County awaits city input on water to the ETJ

Sep. 03, 2014 @ 04:56 PM

Vance County’s water planning committee wants to help Henderson’s city council get water to customers in the extra-territorial jurisdiction.

At a meeting Wednesday, deputy county manager Jordan McMillen said a formal agreement was established between both governing bodies in their water purchasing contact, which restricts the county from putting water lines in certain areas without the city’s assessment and approval. That includes part of U.S. 158 Bypass, Oxford Road, Ruin Creek Road and Poplar Creek Road.

McMillen said some residents in these areas had approached the county’s planning department and other Vance County commissioners wanting to use the county’s water system because of funding delays preventing city water lines from reaching their properties.

McMillen has met with residents explaining the issues, and Hester has already approached the city council.

County Manager Jerry Ayscue said the city council is planning to meet to find solutions today.

“I don’t think we are being responsible in executing our duties if we don’t try while we have this one time, this one opportunity and the money in our hands,” said commissioner Archie Taylor. “The disconnect between county policy and city policy should not be a barrier of that.”

The county has about $500,000 in project funding left in its phase 1 water project, with more to come with the completion of phase 2 in the next few months.

The county planned to use any extra funds to continue pipeline construction in areas such as Rock Mill Road, which were cut out of the planning early on.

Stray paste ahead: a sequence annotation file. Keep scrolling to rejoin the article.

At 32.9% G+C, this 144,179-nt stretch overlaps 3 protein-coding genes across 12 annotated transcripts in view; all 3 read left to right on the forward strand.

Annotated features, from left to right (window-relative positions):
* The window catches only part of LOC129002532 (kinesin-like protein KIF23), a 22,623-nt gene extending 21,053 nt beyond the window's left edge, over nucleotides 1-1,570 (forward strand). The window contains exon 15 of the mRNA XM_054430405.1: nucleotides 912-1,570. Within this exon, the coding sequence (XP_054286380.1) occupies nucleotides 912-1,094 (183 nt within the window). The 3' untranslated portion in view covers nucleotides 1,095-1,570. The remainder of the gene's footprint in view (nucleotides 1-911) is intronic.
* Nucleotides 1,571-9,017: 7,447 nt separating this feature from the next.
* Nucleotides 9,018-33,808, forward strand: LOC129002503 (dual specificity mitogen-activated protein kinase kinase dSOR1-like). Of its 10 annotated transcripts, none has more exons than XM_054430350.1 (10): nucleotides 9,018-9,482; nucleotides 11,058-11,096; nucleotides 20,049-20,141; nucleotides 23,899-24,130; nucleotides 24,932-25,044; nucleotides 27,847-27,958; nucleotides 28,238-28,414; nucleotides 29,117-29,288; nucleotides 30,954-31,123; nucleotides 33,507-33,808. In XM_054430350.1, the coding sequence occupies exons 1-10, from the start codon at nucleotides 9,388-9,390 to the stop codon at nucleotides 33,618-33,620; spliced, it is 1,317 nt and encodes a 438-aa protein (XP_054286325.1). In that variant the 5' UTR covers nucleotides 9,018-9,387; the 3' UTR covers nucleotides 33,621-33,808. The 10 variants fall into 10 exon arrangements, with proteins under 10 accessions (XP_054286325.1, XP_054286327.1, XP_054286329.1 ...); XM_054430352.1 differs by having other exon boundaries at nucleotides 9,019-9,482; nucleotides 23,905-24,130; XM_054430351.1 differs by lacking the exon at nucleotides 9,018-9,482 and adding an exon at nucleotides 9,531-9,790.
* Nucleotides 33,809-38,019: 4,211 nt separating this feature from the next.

Commissioner Terri Garrison said he wanted to make sure the county stayed on track with the work already to be done.

“I still say that we have an obligation to try to spend the money for the purpose it was intended and the locations it was intended,” he said. “Once that is exhausted, if there is anything left then so be it. But that should not be, in my opinion, the major drive.”

The commissioners asked staff to calculate the amount of money to be spent and gained if the county provided water in the ETJ and to reach out to city representatives for possible collaboration.

Also during the meeting:

• The committee was divided 2-1 on whether to keep the base fee for water at $30 or go back to the original projection of $20. Dan Brummitt and Taylor each favor $30, Garrison $20.

This was the third time the committee had reviewed the issue, which was delegated by chairwoman Deborah Brown each time. It will come back before the board at Monday’s meeting.

• The committee agreed on a policy to address water leaks that could result in increases in customer’s bills. The policy states the county will adjust one month’s bill if the account holder can provide proof of fixing the problem.

• Envirolink project manager J.P. McCann said the company had to cut off 17 customers’ connections Aug. 18, but reconnected 12 that week. The county currently has 184 outstanding customer availability accounts, in which people have access to the water, but are not using it. The balance totals more than $25,000.

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